The green roof of the future

Canadian Geographic - - INFOGRAPHI­C - By Alexan­dra Pope

Greg Yuristy is used to peo­ple say­ing, “You can’t grow that there.” His re­sponse? “Chal­lenge ac­cepted.” Yuristy, a for­mer con­trac­tor turned plant sci­en­tist and gen­eral man­ager of Welling­ton, Ont.-based Smart Green Tech­nolo­gies, is one of a new wave of en­trepreneur­s com­bin­ing tech and hor­ti­cul­ture to de­velop liv­ing roofs that will meet the de­mands of the future. Liv­ing roofs or “green roofs” have been used in Europe since the 1970s to help build­ings man­age storm wa­ter, im­prove air qual­ity and re­duce en­ergy con­sump­tion, but it wasn’t un­til 2009, when the City of Toronto passed a by­law man­dat­ing new con­struc­tion to in­cor­po­rate green roofs, that Canadian cities be­gan to se­ri­ously con­sider the long-term eco­nomic and so­cial ben­e­fits of ur­ban veg­e­ta­tion. Yuristy sees broad-based chal­lenges such as cli­mate change and ur­ban­iza­tion as an op­por­tu­nity for green roofs to evolve and en­ter the main­stream. “The in­dus­try is so young and there are so many things we can do to im­prove it,” he says. “We hope that by ap­proach­ing ev­ery­thing with a sci­en­tific attitude, we’ll be able to re­fine many of the pa­ram­e­ters that go into a green roof to re­ally max­i­mize their ben­e­fits.”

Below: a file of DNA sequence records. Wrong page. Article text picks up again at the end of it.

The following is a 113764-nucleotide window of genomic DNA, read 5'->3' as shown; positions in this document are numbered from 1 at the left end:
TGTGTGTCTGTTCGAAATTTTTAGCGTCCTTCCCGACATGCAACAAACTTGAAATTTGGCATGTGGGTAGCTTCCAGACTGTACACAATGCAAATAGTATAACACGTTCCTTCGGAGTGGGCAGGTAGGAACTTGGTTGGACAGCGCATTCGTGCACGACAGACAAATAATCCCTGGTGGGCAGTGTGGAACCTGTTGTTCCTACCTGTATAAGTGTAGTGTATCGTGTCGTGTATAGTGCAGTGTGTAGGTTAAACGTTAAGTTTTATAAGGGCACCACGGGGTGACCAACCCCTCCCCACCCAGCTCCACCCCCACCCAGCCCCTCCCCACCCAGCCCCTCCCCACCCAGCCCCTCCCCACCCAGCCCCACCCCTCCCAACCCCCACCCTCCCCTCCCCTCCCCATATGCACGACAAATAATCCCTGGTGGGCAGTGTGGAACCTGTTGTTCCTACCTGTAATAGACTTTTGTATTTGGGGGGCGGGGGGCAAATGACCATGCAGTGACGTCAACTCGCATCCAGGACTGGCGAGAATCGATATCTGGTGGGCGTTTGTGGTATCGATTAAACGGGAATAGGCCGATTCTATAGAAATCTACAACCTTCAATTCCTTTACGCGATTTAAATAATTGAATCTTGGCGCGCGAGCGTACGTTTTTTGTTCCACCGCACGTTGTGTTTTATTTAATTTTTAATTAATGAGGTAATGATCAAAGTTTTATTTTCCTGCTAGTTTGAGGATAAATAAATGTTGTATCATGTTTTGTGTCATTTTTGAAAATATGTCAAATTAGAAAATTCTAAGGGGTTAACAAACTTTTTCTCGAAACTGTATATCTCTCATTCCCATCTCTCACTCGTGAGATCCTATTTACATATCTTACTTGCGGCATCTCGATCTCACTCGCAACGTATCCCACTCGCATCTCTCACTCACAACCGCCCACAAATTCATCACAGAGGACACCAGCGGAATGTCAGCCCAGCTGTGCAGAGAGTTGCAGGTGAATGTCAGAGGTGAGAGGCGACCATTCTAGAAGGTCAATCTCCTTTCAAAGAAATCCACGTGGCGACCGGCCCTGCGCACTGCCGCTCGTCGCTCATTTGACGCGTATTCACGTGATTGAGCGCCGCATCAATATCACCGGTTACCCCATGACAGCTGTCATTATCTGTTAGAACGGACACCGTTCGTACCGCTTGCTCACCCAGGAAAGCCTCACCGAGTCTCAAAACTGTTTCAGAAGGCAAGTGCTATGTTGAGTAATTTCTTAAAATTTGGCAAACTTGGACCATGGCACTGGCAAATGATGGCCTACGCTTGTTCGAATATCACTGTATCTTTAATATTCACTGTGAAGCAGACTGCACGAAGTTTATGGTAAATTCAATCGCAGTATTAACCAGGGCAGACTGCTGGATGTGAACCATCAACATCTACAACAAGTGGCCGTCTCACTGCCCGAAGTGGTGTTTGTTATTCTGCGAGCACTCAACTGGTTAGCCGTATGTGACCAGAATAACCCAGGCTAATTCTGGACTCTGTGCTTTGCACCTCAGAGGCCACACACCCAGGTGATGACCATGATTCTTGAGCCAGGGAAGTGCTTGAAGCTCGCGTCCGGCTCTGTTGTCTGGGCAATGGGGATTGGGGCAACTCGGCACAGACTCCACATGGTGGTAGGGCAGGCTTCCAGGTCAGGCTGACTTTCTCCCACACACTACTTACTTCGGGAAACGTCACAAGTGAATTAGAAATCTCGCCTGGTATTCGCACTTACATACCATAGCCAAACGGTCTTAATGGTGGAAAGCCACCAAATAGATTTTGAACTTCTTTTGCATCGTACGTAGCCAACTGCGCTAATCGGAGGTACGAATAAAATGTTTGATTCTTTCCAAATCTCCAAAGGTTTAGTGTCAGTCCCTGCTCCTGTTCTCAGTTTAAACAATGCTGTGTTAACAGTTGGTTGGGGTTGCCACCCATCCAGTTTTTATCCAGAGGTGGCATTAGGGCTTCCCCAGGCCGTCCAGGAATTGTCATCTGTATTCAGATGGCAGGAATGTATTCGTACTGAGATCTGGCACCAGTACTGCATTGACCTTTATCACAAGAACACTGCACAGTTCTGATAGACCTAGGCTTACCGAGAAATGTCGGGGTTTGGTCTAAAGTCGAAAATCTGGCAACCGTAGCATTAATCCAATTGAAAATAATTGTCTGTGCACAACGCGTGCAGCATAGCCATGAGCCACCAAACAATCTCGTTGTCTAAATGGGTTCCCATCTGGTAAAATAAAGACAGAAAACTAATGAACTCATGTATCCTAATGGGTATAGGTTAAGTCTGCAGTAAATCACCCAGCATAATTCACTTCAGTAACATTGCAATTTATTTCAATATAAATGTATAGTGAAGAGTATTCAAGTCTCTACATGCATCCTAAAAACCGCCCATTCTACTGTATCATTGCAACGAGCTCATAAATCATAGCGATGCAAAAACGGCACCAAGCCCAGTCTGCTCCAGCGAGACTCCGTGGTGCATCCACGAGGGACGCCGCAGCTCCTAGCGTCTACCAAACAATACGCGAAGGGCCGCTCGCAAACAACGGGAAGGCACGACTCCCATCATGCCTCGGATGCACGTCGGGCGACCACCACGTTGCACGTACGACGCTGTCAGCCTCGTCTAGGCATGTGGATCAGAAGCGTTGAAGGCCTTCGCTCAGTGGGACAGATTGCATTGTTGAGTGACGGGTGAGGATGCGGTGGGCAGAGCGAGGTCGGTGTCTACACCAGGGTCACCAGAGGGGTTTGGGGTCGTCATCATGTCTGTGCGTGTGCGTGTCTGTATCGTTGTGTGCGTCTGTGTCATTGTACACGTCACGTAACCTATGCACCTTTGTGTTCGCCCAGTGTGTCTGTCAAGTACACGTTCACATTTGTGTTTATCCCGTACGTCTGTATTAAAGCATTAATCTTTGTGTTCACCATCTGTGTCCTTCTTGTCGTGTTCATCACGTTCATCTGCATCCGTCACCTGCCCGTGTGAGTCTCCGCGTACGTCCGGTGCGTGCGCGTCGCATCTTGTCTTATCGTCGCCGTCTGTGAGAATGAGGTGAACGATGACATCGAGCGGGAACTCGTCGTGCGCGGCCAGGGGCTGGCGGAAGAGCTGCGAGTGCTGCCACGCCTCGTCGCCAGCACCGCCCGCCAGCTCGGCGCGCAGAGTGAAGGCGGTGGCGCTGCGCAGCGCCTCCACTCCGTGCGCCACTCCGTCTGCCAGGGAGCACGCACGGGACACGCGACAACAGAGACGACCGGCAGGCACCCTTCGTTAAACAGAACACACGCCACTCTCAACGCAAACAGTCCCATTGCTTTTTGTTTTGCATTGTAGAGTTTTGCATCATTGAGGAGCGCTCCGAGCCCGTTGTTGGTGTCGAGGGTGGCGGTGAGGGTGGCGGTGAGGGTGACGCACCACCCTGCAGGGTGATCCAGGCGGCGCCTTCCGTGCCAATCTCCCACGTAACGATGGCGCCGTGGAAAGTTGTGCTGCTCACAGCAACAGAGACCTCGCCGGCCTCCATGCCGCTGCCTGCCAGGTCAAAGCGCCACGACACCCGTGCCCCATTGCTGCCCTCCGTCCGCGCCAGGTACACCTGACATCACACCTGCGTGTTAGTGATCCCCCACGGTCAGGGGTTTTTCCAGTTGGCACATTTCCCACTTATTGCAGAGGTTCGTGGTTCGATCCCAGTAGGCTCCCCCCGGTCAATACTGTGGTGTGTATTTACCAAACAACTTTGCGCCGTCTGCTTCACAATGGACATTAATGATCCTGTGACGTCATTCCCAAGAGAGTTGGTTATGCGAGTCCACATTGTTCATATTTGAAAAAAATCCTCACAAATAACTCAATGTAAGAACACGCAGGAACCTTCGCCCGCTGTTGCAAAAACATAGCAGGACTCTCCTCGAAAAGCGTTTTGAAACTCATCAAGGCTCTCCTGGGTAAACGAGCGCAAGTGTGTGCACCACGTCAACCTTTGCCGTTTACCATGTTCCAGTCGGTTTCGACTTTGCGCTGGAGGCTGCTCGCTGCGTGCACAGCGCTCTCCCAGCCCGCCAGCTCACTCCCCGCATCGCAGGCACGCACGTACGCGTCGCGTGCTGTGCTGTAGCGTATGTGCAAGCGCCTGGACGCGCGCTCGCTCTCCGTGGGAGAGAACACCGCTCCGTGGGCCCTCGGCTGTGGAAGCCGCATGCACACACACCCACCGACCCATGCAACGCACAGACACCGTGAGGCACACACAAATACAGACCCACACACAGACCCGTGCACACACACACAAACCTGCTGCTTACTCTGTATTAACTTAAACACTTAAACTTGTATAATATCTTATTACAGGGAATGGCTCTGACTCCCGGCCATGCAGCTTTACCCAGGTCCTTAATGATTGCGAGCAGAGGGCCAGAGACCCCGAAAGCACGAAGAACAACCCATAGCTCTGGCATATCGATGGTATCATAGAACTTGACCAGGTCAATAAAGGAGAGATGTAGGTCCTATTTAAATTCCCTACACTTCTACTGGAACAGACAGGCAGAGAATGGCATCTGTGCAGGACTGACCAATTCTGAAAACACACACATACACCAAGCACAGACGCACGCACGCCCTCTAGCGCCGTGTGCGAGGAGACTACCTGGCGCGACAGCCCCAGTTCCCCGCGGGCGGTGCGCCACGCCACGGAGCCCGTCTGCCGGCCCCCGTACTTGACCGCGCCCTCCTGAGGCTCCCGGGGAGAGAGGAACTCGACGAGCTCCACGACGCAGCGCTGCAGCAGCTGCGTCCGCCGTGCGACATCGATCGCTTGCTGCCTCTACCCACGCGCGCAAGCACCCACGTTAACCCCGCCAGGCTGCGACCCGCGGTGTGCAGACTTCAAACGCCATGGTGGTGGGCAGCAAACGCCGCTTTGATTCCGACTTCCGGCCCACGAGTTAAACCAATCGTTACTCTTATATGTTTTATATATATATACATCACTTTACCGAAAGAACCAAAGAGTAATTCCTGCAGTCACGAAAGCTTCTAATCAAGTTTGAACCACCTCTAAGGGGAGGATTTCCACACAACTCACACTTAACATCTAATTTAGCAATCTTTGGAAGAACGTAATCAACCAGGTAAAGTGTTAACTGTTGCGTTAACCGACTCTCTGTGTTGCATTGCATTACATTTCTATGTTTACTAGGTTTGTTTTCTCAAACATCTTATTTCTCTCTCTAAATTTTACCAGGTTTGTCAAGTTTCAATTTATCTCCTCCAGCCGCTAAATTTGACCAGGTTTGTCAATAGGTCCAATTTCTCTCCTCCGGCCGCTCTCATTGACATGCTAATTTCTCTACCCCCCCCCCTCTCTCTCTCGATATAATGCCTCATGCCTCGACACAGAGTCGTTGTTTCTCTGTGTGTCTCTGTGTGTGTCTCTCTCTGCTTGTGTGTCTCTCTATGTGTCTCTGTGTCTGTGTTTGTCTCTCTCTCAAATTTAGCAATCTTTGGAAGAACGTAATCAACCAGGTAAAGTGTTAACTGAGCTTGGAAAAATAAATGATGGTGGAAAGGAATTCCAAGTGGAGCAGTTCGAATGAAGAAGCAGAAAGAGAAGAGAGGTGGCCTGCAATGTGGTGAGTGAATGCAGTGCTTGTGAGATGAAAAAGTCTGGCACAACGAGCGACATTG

A pi­o­neer­ing green tech­nol­ogy en­ters the st cen­tury

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